After months of not doing much of anything, this last two weeks has been action-packed. Amy returned from working at summer camp on August 17th. (I made her take a Covid test, which was pointless, because to this day we haven’t received the results.) Then the whole of Northern California caught on fire.
It has been so, so bad. We have lived in California for thirty years, and it has never been this bad, this close to the Bay Area. The fires are still burning, and the smoke is still bad. As if the pandemic weren’t enough.
Even before the virus times and the state being on fire, Amy and I had planned to road-trip her Subaru to Madison, Wisconsin for her sophomore year. I confess that I had some survivor’s guilt as we pulled out of Los Altos on August 26th. I looked forward to being out of the smoke and seeing the sky, but that did not happen until we drove out of WYOMING. But anyway, back to day one.
Here’s the thing about road trips for me – it’s all about the toilets. I insist on driving, and I like to drink Diet Dr. Pepper while I drive, but this means that I need to stop every two hours for the toilet. I had read that many restrooms were closed due to Covid, so I bought a folding camping toilet and put it in the back of the Subaru, much to Amy’s chagrin.
Initially, it seemed we might have to use the camping toilet, as the first two places we stopped – a Panda Express and a gas station in California, had no open toilets. We had to sneak into a Target to pee. After we got out of civilization and onto I-80, though, all the truck stops had available toilets.
The first evening of our drive, as we were exiting the interior of a Love’s Truck Stop in Fernley, Nevada, after purchasing Diet Dr. Pepper and a Movie For Your Mind (a trucker audiobook on CD), the sky was suddenly full of lightning and the wind was so strong that you couldn’t see through the blowing dust. We had planned to keep driving to Winnemucca.
“Hmm,” I said to myself, “Perhaps a storm is imminent and driving another two hours in the dark through a wicked thunderstorm would be inadvisable.”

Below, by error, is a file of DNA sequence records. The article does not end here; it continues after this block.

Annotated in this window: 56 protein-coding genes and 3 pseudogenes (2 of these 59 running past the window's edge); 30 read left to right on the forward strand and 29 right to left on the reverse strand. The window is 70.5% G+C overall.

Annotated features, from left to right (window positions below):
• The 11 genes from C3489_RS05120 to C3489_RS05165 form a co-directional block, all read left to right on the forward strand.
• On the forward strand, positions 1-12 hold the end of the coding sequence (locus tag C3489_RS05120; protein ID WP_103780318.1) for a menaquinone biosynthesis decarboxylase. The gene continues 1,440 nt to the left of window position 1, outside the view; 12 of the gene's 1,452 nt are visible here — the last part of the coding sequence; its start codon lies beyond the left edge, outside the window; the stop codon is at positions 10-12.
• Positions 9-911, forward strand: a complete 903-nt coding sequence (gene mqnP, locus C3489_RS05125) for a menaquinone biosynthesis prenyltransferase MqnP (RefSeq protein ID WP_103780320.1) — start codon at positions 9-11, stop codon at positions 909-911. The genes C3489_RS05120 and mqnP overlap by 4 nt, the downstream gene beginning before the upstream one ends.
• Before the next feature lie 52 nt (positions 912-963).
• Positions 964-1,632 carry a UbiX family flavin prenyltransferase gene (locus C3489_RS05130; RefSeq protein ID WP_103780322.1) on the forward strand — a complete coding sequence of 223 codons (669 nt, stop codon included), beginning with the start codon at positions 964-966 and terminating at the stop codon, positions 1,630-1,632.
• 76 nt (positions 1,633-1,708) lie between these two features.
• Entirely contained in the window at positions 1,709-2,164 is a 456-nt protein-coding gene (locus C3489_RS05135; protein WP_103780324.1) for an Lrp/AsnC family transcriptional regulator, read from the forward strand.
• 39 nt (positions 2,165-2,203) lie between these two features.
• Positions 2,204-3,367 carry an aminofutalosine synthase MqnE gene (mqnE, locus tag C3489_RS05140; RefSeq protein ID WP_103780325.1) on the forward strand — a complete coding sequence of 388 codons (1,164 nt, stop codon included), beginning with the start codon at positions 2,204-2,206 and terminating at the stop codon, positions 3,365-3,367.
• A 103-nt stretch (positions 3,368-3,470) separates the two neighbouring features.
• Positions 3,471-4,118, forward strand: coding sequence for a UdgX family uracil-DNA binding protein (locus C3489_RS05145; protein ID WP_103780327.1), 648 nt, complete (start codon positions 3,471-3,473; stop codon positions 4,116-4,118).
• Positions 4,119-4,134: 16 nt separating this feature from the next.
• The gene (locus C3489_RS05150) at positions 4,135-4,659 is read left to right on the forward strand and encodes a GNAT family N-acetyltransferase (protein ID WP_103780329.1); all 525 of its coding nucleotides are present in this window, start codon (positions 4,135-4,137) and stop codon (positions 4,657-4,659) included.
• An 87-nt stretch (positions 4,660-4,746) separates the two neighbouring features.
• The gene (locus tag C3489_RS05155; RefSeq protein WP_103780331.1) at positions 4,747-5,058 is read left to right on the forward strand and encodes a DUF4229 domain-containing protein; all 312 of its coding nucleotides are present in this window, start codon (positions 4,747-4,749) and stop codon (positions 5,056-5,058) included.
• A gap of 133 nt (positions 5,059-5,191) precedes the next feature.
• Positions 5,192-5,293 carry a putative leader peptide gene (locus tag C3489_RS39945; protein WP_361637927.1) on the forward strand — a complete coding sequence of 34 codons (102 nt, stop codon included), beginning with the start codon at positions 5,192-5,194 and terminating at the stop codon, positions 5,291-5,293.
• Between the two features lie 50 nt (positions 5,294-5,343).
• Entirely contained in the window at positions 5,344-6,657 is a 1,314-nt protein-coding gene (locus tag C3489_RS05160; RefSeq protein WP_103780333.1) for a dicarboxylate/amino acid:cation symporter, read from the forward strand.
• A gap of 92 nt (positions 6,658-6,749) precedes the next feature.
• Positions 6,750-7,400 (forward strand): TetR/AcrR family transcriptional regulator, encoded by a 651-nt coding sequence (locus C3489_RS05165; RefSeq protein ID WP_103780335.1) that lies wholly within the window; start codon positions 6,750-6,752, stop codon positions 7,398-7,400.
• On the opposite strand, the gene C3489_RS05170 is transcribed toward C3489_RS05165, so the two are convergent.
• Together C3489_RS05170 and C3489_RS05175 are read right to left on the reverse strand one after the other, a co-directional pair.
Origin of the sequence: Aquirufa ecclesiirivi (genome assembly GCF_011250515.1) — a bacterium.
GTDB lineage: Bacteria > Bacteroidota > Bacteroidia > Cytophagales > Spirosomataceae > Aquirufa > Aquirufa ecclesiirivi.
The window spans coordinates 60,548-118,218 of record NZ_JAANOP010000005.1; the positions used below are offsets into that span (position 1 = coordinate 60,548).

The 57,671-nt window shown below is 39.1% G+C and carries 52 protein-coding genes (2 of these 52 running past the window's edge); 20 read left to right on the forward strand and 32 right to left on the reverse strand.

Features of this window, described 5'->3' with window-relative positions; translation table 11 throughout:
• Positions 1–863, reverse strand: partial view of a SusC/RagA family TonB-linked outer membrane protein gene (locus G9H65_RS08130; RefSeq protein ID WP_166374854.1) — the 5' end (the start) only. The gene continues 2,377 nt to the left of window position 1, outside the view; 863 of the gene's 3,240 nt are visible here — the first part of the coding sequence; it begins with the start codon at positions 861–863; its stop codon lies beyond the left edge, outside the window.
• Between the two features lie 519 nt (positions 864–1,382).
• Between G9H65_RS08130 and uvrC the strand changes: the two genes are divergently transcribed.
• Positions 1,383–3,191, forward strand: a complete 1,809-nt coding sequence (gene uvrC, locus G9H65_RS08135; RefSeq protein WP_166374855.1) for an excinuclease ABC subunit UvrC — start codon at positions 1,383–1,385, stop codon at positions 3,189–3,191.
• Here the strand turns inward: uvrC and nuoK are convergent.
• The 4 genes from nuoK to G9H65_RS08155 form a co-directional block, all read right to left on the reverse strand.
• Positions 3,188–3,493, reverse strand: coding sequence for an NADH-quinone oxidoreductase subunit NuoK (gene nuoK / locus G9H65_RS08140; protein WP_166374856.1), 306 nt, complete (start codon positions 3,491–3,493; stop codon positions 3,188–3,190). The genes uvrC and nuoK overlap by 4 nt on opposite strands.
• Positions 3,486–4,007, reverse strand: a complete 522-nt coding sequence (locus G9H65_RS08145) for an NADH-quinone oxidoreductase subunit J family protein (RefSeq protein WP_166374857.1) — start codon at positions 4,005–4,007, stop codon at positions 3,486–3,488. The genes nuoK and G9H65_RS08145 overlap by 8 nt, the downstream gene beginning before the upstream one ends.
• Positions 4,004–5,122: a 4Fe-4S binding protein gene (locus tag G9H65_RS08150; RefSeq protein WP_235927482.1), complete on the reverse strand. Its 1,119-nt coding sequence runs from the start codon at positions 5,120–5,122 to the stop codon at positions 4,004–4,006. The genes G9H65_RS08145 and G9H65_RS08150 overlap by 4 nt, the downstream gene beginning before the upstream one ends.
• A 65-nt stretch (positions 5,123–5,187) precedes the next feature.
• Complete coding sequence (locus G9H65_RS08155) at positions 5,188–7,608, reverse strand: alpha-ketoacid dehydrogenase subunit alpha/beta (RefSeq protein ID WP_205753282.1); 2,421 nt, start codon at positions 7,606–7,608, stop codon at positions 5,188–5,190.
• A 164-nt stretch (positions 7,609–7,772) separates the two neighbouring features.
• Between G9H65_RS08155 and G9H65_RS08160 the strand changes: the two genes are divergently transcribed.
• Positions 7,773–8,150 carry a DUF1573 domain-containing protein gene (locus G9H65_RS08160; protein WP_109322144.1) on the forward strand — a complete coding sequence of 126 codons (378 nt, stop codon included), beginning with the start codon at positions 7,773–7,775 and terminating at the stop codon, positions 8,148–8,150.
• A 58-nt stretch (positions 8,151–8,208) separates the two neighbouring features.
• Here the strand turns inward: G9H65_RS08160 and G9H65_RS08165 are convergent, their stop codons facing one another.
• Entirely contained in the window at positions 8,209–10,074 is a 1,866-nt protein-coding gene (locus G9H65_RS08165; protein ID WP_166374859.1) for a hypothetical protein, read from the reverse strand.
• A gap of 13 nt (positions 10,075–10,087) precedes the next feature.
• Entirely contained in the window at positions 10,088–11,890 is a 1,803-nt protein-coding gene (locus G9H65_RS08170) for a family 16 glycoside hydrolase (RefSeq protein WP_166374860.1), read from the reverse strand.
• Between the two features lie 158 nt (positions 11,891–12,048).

That is revisionist history. What I actually said to myself was “FUCK FUCK FUCK FUCK FUCK, is there a hotel in Fernley??” Luckily, there was, and we drove slowly to it through a driving hail storm and flash flood, and then I drank a lot of bourbon, which I had wisely packed along with the camping toilet.
We watched Eclipse on the hotel TV, and the brooding vampires and shirtless werewolves just added to the strangeness of the evening.
Nevada had a fairly interesting landscape, but it was sort of hard to tell through all the smoke. Amy introduced me to a great podcast, “You Must Remember This”. It’s about old Hollywood and we listened to a lot of it, alternating it with Aral Kingslayer (the Movie for Your Mind) and an audiobook entitled “The Pagan World: Ancient Religions Before Christianity”.
As we pulled across the border into Utah, we encountered the Salt Flats, which are very cool. Amy ate some of the dirt and reports that is, indeed, salty.
We pulled into our Best Western in Evanston, Wyoming at about 8:30 pm. The hotel clerk was unmasked and rude to me, I think because I was wearing a mask. We pulled up to the only restaurant in town, a Bar & Grill, and as soon as we walked in wearing masks all the unmasked patrons turned to stare at us and we could feel the waves of enmity. We beat a hasty retreat.
We were extremely hungry, and dismally contemplating a dinner of almonds, when Amy did some googling and discovered that the Pilot Truck Stop by the Interstate had a Subway. We were ridiculously excited to get our Subway sandwiches. The clerks (masked and friendly) were a little surprised by our enthusiasm.